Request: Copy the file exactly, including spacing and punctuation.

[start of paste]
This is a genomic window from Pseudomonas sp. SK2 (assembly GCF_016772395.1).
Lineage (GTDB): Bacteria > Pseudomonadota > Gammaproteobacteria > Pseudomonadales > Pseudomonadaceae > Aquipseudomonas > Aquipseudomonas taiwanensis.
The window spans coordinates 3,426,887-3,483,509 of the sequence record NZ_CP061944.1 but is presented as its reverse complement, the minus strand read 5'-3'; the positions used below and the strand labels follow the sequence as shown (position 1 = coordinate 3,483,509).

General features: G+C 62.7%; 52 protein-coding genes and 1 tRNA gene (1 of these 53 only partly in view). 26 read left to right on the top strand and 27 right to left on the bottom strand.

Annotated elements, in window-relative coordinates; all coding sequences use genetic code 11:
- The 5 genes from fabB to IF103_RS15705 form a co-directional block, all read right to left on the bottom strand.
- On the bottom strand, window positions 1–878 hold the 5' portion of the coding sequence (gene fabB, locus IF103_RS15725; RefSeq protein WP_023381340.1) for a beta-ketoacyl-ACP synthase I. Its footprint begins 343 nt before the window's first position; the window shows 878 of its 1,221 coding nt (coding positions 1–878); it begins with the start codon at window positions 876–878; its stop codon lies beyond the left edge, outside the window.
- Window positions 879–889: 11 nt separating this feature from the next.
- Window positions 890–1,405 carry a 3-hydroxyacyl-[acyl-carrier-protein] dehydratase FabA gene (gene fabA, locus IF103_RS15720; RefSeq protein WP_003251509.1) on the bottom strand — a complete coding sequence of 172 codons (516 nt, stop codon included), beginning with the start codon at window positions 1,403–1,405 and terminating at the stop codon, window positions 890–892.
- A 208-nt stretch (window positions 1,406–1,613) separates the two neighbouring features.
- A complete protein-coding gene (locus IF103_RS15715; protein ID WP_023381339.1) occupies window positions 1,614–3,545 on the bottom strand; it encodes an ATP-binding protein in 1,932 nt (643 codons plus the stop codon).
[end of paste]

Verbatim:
This is a genomic window from Pseudomonas sp. SK2 (assembly GCF_016772395.1).
Lineage (GTDB): Bacteria > Pseudomonadota > Gammaproteobacteria > Pseudomonadales > Pseudomonadaceae > Aquipseudomonas > Aquipseudomonas taiwanensis.
The window spans coordinates 3,426,887-3,483,509 of the sequence record NZ_CP061944.1 but is presented as its reverse complement, the minus strand read 5'-3'; the positions used below and the strand labels follow the sequence as shown (position 1 = coordinate 3,483,509).

General features: G+C 62.7%; 52 protein-coding genes and 1 tRNA gene (1 of these 53 only partly in view). 26 read left to right on the top strand and 27 right to left on the bottom strand.

Annotated elements, in window-relative coordinates; all coding sequences use genetic code 11:
- The 5 genes from fabB to IF103_RS15705 form a co-directional block, all read right to left on the bottom strand.
- On the bottom strand, window positions 1–878 hold the 5' portion of the coding sequence (gene fabB, locus IF103_RS15725; RefSeq protein WP_023381340.1) for a beta-ketoacyl-ACP synthase I. Its footprint begins 343 nt before the window's first position; the window shows 878 of its 1,221 coding nt (coding positions 1–878); it begins with the start codon at window positions 876–878; its stop codon lies beyond the left edge, outside the window.
- Window positions 879–889: 11 nt separating this feature from the next.
- Window positions 890–1,405 carry a 3-hydroxyacyl-[acyl-carrier-protein] dehydratase FabA gene (gene fabA, locus IF103_RS15720; RefSeq protein WP_003251509.1) on the bottom strand — a complete coding sequence of 172 codons (516 nt, stop codon included), beginning with the start codon at window positions 1,403–1,405 and terminating at the stop codon, window positions 890–892.
- A 208-nt stretch (window positions 1,406–1,613) separates the two neighbouring features.
- A complete protein-coding gene (locus IF103_RS15715; protein ID WP_023381339.1) occupies window positions 1,614–3,545 on the bottom strand; it encodes an ATP-binding protein in 1,932 nt (643 codons plus the stop codon).